House of Commons Library

Suicide Prevention: Policy and Strategy

Published Monday, February 5, 2018

This House of Commons Library briefing paper examines suicide prevention policies and strategies throughout the UK. It outlines national and local approaches to prevention policy in England, as well as Scotland, Wales, and Northern Ireland. It does so by considering the strategies of the UK Government, as well as the devolved administrations, through the lens of various policy perspectives.

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Suicide prevention policy in the UK has, in recent decades, developed and expanded considerably as concerns around suicide rates have intensified. In England it has, since September 2012, taken the form of an integrated Government strategy – Preventing Suicide in England: a cross-government outcomes strategy to save lives – whose aim, principally, is to prevent people from taking their own lives.  Since 2017 it has included a commitment to reduce the rate of suicides by 10% in 2020/21 nationally, as compared to 2016/17 levels. 

This builds on the previous Government strategy, which was led by the Department of Health and was established by the Labour Government in 2002. More than this earlier initiative, however, the current iteration of the Strategy operates deliberately and explicitly at a cross-Government level which involves a variety of different, albeit overlapping, policy areas.  These include health, as well as transport, social security, education, defence, media, and justice policy briefs.

This briefing paper begins with a statistical overview of suicide rates throughout the UK over time, using the latest data from the Office of National Statistics, which were published in September 2017.   These show that in Great Britain in 2016 there were 5,668 recorded suicides which represented a slight fall since 2015 and the lowest overall number since 2010.  The 2016 suicide data for Northern Ireland has not yet been published.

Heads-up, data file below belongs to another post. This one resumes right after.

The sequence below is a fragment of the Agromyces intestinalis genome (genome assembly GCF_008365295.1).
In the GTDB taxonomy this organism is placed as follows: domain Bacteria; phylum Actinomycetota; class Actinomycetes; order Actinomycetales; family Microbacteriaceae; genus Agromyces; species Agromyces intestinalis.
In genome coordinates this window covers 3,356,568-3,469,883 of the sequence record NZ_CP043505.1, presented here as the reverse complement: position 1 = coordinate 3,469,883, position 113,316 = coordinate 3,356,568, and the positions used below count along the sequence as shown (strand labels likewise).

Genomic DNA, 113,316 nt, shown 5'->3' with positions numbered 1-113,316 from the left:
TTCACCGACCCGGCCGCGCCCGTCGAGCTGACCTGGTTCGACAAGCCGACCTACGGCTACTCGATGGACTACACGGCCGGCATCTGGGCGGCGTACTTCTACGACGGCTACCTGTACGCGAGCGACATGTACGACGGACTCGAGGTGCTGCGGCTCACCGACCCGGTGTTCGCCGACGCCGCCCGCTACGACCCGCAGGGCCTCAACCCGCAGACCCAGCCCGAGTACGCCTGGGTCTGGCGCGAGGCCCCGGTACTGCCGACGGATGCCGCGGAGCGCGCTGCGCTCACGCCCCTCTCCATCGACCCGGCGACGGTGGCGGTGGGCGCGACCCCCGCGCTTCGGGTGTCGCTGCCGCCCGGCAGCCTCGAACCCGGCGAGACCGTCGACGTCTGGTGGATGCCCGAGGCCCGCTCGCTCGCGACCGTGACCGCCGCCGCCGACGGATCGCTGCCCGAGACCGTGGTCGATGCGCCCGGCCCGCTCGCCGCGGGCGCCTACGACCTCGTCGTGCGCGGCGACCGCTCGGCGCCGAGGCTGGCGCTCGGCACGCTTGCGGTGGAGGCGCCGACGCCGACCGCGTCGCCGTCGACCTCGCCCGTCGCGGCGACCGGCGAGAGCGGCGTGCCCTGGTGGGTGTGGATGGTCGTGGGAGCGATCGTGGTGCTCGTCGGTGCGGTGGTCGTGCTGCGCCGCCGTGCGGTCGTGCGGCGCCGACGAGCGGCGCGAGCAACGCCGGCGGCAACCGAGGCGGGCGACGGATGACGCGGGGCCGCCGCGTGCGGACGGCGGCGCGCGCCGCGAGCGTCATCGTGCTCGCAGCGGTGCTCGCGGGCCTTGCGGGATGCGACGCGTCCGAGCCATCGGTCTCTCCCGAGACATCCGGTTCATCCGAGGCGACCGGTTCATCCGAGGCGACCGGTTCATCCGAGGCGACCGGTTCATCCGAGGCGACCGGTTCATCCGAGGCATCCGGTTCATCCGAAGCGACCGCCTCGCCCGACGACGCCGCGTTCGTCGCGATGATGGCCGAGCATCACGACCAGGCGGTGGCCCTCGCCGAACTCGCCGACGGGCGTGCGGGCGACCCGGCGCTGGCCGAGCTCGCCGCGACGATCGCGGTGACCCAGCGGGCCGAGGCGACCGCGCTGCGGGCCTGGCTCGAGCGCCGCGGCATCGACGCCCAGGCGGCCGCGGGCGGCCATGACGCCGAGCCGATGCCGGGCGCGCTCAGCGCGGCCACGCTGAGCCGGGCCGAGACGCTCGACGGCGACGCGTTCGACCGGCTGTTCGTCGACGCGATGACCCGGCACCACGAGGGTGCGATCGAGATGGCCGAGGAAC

Section two provides an overview of suicide prevention policies and strategies in the UK, as well as their various updates; the latest of which from the UK Government is the Third Progress report, published in January 2017.  Section three considers national and local oversight of suicide prevention measures, including the two reports produced by the House of Commons Health Select Committee as a result of its Suicide Prevention Inquiry which took place during 2016-2017.  

Given the cross-Government nature of the UK Government’s Strategy, which is also, to varying degrees, a feature of strategies developed by the devolved administrations, this briefing paper then proceeds to a consideration of each of the policy areas upon which suicide prevention plans touch individually, taking each in turn. These are:

  • Health services – with details of suicide prevention measures in the Five Year Forward View for Mental Health (published in 2016), local suicide prevention plans, and NHS support for high risk groups;